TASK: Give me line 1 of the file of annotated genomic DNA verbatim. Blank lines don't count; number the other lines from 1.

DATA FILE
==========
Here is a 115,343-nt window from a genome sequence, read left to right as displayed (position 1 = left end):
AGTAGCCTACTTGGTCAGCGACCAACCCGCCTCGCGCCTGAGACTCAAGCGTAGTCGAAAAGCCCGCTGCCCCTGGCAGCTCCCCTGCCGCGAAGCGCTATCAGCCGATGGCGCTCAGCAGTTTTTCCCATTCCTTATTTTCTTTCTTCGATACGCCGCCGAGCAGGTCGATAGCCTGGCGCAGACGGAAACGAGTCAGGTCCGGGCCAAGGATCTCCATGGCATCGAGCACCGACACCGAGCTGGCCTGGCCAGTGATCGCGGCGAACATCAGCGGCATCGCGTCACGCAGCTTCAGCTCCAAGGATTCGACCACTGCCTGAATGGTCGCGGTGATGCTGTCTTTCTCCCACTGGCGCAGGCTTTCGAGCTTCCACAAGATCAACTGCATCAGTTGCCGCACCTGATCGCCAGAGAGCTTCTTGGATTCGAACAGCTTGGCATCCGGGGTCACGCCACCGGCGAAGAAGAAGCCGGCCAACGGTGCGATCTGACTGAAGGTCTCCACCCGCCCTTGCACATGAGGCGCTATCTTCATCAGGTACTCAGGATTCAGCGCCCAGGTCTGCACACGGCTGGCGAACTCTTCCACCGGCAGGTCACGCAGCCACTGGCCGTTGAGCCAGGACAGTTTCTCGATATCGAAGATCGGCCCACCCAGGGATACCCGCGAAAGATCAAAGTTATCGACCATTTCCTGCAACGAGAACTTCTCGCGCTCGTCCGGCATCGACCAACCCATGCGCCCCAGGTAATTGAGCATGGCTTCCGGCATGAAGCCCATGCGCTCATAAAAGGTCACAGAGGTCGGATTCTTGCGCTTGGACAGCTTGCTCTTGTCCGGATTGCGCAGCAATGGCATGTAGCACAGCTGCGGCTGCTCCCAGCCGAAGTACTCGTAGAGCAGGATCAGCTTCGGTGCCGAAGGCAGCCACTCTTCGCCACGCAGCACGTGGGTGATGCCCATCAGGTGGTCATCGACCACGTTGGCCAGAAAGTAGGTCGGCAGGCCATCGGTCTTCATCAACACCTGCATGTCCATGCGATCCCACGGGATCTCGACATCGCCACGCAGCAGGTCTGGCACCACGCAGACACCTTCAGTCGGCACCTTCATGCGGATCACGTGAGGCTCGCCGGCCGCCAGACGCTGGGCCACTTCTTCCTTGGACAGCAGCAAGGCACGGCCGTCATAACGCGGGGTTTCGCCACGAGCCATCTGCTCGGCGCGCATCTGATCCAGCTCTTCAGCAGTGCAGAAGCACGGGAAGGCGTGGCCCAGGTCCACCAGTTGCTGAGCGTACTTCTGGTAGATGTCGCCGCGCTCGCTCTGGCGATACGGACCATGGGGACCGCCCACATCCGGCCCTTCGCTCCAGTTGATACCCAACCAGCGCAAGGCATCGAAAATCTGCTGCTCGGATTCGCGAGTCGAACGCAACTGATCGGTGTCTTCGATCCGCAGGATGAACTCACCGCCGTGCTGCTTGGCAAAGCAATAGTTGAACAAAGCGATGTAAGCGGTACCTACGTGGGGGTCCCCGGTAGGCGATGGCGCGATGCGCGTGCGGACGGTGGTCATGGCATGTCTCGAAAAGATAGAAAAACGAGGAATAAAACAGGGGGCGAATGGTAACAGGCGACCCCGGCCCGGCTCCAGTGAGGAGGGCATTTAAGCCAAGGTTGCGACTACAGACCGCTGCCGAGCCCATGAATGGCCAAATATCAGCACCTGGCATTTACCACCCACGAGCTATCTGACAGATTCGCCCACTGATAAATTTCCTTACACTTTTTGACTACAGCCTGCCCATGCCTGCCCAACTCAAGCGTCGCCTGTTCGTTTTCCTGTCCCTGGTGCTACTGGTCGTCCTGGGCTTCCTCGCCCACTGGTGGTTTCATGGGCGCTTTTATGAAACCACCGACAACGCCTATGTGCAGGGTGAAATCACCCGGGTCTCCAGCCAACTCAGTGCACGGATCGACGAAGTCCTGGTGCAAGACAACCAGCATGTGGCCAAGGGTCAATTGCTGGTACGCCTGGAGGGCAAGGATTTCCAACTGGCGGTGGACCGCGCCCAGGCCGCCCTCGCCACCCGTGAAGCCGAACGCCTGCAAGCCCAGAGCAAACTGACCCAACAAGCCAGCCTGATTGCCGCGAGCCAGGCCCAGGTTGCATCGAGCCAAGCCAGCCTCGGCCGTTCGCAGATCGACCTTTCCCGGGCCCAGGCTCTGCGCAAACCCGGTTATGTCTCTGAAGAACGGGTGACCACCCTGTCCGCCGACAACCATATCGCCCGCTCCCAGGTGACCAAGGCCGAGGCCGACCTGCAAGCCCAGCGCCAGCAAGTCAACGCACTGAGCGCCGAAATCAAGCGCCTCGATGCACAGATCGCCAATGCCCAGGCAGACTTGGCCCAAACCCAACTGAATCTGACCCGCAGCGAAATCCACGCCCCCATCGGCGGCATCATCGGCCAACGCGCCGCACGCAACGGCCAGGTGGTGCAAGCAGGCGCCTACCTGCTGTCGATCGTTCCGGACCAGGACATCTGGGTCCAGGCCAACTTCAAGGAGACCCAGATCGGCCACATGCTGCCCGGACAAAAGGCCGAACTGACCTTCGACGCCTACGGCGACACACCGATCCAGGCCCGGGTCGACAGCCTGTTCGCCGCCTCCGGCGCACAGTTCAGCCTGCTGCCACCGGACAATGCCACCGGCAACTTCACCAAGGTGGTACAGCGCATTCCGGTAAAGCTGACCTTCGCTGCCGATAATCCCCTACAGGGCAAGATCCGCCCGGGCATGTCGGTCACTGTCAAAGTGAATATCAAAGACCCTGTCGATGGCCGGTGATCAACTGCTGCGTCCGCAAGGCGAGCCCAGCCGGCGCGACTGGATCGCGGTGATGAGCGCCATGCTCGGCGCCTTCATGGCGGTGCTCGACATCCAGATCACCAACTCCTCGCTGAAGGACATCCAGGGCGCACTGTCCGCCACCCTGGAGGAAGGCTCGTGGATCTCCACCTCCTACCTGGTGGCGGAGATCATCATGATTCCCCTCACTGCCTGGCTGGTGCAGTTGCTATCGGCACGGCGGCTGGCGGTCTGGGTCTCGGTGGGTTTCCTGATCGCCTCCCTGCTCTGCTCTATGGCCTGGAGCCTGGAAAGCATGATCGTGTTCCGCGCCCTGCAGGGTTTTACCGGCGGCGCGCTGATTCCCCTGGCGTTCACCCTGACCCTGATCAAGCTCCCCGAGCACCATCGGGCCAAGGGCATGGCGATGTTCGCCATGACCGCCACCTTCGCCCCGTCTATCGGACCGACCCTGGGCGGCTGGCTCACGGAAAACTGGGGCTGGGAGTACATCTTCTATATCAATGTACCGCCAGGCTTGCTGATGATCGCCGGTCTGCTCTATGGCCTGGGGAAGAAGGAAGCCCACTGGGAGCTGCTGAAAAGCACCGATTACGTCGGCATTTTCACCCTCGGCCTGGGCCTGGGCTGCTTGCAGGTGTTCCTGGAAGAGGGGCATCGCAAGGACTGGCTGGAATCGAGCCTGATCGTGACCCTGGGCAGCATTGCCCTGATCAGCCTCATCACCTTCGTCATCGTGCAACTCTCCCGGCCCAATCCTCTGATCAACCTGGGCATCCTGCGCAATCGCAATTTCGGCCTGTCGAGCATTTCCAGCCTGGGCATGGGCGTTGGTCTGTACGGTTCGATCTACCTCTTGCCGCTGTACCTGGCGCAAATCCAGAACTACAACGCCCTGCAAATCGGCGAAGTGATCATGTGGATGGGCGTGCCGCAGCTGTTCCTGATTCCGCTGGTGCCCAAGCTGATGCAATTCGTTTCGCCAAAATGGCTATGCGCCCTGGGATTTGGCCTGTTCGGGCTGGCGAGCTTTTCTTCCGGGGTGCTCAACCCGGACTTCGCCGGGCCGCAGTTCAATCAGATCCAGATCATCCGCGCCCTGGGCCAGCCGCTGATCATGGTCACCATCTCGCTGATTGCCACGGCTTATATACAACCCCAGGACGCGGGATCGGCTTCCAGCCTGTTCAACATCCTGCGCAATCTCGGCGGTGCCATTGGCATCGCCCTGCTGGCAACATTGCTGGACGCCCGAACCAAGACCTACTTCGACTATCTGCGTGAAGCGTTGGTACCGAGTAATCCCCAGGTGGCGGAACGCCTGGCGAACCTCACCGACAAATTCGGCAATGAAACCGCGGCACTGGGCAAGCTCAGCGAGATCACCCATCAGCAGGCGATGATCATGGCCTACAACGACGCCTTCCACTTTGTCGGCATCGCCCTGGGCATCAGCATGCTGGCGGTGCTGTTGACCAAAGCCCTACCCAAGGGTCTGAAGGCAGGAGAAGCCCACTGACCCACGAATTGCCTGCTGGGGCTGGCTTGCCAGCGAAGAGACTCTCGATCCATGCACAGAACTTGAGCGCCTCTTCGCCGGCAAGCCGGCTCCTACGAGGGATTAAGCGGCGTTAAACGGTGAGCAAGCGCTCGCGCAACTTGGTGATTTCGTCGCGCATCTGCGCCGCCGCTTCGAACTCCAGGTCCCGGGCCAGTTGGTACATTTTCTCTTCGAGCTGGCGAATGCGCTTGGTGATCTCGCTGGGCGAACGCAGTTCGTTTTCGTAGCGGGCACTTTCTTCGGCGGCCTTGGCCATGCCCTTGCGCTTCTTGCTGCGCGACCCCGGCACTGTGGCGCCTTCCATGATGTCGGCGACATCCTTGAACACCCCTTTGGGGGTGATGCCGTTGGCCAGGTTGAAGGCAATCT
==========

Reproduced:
Here is a 115,343-nt window from a genome sequence, read left to right as displayed (position 1 = left end):